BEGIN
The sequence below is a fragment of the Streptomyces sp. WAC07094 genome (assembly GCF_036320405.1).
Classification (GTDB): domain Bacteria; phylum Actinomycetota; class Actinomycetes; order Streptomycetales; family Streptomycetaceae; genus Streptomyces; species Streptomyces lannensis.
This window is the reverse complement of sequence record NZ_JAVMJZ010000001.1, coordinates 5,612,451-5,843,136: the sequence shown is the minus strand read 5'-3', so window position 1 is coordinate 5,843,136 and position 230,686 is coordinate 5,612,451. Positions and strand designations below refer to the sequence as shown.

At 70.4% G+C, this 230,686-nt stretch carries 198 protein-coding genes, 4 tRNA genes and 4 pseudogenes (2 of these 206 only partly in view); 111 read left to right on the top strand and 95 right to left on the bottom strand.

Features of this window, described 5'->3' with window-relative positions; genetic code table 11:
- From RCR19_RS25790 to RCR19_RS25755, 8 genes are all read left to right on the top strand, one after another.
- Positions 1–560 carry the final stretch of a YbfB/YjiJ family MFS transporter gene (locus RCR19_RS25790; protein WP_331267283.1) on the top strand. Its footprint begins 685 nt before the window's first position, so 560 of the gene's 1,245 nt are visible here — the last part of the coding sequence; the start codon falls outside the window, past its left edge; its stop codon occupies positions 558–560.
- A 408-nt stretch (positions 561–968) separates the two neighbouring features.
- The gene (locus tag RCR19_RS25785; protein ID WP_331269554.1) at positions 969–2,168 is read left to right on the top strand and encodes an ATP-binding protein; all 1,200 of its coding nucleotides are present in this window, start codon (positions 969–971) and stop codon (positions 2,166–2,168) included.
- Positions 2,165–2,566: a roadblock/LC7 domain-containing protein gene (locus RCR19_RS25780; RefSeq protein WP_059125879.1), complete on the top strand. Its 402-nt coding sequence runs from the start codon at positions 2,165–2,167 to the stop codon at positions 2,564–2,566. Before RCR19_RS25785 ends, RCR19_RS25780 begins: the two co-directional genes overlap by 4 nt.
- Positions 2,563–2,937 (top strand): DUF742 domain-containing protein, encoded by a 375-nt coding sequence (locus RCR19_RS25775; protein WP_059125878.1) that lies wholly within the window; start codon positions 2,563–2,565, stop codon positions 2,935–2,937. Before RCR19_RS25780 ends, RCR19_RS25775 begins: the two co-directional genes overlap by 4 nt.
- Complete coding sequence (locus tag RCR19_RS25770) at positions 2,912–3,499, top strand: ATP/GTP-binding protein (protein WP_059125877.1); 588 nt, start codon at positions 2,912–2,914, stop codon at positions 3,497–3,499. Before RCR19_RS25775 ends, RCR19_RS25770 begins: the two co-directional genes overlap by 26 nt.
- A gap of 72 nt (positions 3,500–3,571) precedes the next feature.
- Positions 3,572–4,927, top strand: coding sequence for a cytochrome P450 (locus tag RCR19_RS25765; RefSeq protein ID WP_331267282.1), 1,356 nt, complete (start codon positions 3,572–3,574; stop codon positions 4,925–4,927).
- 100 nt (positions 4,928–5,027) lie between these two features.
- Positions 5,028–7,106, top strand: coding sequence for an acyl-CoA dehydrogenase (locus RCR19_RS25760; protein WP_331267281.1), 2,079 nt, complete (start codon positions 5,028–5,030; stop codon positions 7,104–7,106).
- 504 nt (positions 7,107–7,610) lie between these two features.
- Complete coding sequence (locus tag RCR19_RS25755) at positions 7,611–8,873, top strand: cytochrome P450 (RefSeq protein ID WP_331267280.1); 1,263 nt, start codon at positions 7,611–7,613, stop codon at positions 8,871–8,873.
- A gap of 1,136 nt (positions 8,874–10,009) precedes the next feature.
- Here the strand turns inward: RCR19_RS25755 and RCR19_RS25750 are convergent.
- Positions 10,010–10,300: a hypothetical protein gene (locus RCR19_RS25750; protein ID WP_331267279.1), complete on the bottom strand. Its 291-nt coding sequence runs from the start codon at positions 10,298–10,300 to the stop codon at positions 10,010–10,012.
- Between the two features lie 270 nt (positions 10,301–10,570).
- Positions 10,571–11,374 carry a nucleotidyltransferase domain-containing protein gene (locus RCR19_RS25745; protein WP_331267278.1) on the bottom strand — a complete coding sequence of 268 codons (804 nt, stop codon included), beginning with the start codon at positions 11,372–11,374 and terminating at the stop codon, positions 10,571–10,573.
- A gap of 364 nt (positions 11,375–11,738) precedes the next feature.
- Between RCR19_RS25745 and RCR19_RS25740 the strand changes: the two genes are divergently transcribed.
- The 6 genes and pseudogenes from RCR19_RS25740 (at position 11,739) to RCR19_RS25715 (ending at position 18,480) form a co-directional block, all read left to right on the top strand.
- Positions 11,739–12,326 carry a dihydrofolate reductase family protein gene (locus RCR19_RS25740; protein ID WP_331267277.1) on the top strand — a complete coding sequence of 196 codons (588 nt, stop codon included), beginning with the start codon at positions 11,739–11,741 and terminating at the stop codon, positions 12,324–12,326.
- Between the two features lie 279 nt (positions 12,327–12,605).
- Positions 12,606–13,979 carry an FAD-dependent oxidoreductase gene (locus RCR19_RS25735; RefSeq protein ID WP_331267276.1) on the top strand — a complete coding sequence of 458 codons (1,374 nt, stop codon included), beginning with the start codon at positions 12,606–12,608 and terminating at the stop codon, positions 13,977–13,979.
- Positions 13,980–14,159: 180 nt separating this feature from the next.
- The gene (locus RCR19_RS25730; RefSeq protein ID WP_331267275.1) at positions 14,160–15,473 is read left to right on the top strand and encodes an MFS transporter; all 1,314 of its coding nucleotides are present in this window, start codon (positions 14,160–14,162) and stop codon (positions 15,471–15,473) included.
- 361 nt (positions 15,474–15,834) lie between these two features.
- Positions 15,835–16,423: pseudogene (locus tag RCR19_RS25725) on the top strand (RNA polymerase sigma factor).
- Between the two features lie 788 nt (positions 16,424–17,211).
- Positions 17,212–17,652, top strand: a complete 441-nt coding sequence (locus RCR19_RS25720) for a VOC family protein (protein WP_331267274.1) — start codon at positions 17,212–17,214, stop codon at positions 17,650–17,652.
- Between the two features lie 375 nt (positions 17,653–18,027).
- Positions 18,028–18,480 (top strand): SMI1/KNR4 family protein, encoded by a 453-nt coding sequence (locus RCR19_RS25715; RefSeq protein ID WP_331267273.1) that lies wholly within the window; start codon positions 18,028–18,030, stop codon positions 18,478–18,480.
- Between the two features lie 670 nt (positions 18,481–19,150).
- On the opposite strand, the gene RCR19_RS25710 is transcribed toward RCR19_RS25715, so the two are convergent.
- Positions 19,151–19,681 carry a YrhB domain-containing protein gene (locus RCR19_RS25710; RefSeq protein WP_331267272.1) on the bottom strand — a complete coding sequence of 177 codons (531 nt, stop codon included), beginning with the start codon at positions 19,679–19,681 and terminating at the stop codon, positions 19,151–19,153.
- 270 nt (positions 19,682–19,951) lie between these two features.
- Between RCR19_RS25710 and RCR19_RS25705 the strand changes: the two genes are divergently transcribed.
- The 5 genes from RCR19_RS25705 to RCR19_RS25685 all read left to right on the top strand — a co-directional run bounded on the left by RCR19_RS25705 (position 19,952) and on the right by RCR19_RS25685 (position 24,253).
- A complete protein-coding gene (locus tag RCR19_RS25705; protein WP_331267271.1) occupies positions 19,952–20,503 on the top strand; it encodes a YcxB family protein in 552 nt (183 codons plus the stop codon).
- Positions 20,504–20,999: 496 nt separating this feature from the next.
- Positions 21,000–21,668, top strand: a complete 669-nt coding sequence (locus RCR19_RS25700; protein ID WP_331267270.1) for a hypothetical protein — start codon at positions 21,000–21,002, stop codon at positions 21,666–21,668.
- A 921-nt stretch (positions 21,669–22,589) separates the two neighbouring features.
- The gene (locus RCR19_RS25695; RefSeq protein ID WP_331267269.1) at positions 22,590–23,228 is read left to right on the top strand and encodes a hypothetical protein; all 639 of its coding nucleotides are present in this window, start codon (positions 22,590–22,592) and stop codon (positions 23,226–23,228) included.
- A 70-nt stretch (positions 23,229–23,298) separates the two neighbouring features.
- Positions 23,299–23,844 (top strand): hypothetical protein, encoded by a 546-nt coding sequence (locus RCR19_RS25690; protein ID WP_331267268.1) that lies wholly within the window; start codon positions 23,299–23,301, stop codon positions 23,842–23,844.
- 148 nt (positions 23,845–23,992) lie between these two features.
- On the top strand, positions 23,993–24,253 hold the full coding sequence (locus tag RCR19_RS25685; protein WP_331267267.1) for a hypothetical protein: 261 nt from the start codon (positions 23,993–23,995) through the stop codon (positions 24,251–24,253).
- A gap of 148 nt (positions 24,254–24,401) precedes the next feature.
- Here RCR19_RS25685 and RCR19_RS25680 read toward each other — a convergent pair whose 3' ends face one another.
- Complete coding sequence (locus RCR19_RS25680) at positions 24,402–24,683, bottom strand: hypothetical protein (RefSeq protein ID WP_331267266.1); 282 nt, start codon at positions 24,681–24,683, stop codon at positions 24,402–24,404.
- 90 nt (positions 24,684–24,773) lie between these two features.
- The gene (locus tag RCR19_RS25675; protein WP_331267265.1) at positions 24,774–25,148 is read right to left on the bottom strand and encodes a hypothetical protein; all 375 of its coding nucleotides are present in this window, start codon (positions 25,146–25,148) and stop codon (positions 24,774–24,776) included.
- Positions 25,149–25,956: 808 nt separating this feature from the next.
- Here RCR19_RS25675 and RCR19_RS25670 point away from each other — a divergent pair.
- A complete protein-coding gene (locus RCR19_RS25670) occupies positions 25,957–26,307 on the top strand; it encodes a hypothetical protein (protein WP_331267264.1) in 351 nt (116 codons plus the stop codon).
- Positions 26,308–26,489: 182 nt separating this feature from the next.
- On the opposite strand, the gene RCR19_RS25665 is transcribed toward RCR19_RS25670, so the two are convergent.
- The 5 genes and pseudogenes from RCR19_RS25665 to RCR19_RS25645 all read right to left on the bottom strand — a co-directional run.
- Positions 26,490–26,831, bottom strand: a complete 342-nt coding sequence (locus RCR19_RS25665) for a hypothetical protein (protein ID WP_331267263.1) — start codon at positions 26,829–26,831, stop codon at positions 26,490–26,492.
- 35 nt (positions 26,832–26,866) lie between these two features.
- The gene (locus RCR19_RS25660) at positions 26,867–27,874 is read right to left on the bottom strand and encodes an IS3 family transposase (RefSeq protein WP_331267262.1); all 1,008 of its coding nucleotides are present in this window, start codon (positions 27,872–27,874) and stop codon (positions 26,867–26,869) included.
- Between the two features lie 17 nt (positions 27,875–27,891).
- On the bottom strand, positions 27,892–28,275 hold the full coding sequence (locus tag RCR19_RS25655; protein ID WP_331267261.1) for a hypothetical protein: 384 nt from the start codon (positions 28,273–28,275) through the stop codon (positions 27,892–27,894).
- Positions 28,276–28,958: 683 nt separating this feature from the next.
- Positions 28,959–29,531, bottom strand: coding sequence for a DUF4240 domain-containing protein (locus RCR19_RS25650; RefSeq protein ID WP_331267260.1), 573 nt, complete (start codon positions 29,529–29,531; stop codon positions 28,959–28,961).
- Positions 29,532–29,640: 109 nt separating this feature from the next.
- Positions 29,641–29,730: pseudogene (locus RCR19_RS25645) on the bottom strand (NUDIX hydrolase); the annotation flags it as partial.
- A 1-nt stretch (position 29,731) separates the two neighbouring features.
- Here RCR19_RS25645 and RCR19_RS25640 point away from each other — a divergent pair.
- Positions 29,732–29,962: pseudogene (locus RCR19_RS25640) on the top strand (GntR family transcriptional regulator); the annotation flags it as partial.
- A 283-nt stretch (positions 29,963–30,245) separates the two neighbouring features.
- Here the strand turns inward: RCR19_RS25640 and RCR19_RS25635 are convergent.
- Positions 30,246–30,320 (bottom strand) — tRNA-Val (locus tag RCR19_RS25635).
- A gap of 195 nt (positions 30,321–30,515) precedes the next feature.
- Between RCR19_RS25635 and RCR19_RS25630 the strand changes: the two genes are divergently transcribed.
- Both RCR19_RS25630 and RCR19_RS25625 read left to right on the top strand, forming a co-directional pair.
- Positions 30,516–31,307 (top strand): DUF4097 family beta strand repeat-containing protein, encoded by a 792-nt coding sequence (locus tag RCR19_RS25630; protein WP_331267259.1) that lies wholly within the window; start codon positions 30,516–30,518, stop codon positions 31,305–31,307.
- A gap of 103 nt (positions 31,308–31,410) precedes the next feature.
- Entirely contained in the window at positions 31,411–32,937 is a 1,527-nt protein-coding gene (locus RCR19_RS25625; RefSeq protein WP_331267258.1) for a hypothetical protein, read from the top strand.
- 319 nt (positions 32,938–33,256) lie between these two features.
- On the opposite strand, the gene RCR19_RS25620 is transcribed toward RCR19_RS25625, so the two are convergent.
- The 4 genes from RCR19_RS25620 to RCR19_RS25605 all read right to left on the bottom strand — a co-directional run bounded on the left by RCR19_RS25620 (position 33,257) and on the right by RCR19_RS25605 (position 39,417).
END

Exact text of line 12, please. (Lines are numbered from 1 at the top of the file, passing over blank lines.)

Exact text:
- Complete coding sequence (locus tag RCR19_RS25770) at positions 2,912–3,499, top strand: ATP/GTP-binding protein (protein WP_059125877.1); 588 nt, start codon at positions 2,912–2,914, stop codon at positions 3,497–3,499. Before RCR19_RS25775 ends, RCR19_RS25770 begins: the two co-directional genes overlap by 26 nt.